LGBTQ People Experience Ongoing Barriers to Access to Care. Despite their greater health care needs, LGBTQ people have more challenges accessing health care services than non-LGBTQ people. This is due to several factors, including discrimination and lack of cultural competence among providers, as well as lack of coverage of specific health care services and availability of providers. Fear of discrimination also leads LGBTQ people to not seek care, postpone care, or hide their sexual orientation or gender identity from their health care providers.
Transgender people overwhelmingly face this challenge, as many providers are unsure how to treat transgender people, from basic interactions such as using the correct name or preferred pronouns, to more complicated issues, such as screening transmen for cervical and breast cancer (if relevant). One study noted that almost 40% of transgender people have faced some type of harassment or discrimination when seeking routine health care, and many report being denied care outright or encountering violence in health care settings.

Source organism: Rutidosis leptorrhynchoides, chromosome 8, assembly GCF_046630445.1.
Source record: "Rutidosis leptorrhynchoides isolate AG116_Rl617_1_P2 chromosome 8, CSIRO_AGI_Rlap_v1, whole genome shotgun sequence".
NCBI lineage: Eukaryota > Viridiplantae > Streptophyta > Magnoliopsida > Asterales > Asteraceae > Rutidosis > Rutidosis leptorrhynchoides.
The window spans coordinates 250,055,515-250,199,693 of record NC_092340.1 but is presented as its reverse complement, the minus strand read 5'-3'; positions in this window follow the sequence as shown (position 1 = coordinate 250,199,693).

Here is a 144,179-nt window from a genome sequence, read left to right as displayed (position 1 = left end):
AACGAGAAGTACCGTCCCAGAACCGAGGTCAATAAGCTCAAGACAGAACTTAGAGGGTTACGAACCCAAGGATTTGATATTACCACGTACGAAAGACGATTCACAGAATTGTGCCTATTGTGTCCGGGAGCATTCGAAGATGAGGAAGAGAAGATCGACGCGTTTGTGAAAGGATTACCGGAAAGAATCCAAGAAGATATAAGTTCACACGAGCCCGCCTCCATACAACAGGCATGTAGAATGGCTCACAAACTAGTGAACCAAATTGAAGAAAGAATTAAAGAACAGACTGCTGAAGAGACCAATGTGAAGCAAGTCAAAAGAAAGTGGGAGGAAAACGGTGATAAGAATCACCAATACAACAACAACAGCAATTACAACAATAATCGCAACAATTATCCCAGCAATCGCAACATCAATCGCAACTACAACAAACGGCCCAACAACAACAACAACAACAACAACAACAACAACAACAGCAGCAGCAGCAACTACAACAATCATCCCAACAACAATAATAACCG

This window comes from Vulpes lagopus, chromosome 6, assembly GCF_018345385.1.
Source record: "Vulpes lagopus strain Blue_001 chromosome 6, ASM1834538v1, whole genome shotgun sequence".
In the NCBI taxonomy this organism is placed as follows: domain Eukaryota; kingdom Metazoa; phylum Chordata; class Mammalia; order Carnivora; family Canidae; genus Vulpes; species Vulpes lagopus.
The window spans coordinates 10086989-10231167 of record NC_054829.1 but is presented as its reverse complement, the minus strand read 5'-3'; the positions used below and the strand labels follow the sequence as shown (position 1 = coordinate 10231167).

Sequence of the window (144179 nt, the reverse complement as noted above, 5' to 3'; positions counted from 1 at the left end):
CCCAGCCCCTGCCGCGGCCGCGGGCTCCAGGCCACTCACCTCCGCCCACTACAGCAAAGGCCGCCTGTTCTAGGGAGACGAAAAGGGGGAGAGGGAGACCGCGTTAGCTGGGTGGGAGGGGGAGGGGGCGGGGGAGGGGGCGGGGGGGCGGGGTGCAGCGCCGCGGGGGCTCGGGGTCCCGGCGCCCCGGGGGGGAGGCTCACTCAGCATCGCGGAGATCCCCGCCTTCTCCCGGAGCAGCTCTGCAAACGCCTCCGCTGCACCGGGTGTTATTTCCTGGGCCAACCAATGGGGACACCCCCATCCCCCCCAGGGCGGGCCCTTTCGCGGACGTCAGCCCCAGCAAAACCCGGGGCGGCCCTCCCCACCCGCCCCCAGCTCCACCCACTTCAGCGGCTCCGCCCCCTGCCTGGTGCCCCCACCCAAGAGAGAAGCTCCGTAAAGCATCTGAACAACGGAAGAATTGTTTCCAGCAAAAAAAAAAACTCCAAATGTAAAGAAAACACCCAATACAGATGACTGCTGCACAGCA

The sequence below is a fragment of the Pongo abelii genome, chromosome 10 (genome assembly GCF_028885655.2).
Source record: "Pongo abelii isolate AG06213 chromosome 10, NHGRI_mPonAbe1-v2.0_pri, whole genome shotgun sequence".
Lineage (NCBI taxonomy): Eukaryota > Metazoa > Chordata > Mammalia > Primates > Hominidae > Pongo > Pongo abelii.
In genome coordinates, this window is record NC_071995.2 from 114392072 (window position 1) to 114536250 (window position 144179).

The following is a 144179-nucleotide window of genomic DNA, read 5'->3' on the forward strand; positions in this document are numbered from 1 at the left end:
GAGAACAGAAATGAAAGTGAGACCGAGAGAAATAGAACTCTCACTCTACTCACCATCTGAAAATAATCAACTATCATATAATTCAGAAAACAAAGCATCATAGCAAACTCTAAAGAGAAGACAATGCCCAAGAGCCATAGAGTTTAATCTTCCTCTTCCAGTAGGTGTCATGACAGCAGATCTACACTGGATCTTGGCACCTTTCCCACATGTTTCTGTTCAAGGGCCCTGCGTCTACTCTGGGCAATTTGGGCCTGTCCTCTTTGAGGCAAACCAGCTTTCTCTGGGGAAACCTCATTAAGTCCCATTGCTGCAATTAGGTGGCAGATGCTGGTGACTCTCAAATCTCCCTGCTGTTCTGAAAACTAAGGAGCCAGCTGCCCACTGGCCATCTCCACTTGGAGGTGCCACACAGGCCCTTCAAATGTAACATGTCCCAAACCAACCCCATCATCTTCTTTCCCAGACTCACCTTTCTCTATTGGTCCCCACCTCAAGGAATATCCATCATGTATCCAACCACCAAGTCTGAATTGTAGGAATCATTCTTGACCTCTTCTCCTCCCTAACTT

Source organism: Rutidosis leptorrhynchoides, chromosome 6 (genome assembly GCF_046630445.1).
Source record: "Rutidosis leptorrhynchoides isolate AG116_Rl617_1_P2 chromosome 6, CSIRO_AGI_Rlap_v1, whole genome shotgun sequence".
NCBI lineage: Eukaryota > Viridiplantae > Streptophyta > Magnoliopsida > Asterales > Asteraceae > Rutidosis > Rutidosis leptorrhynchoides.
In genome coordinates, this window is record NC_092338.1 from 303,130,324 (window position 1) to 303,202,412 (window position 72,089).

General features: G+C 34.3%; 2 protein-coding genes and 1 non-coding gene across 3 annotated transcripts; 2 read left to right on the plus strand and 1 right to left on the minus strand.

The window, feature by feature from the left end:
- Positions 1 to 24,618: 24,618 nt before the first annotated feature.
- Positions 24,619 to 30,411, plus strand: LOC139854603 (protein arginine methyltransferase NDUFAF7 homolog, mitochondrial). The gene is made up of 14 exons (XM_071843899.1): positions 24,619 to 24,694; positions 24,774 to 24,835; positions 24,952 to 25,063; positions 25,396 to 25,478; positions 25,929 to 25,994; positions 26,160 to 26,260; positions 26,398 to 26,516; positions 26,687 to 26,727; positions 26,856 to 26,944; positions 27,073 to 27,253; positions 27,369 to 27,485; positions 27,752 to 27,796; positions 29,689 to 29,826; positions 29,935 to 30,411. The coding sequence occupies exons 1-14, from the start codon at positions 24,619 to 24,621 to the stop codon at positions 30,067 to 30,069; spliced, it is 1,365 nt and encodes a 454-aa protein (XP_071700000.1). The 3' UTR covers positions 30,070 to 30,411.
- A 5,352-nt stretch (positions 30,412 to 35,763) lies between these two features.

Even when LGBTQ people have Medicaid or private insurance coverage, specific health care services may not be covered by their policy. This is especially true for transgender people. For example, in 2017, about half of the insurers in the marketplace excluded specific treatments or services that transgender people may seek when medically transitioning. Or insurers may not cover a “gender-specific” screening or treatment (for example, for prostate or cervical cancer) when the patient’s gender marker differs from the gender typically treated. While the Affordable Care Act included a slate of anti-discrimination reforms that have improved access to health care services and treatments, LGBTQ people continue to be impacted by discrimination and stigma in the health care sector.
MORE WORK TO BE DONE
While Medicaid provides a critical pathway to health coverage for LGBTQ people, offering high quality, timely access to needed services — including eliminating discrimination and stigma — will need to be addressed to improve health care outcomes for the LGBTQ community. Harbage Consulting is committed to ensuring that Medicaid and the health care safety net remain strong for the LGBTQ community and the millions of others who rely on it.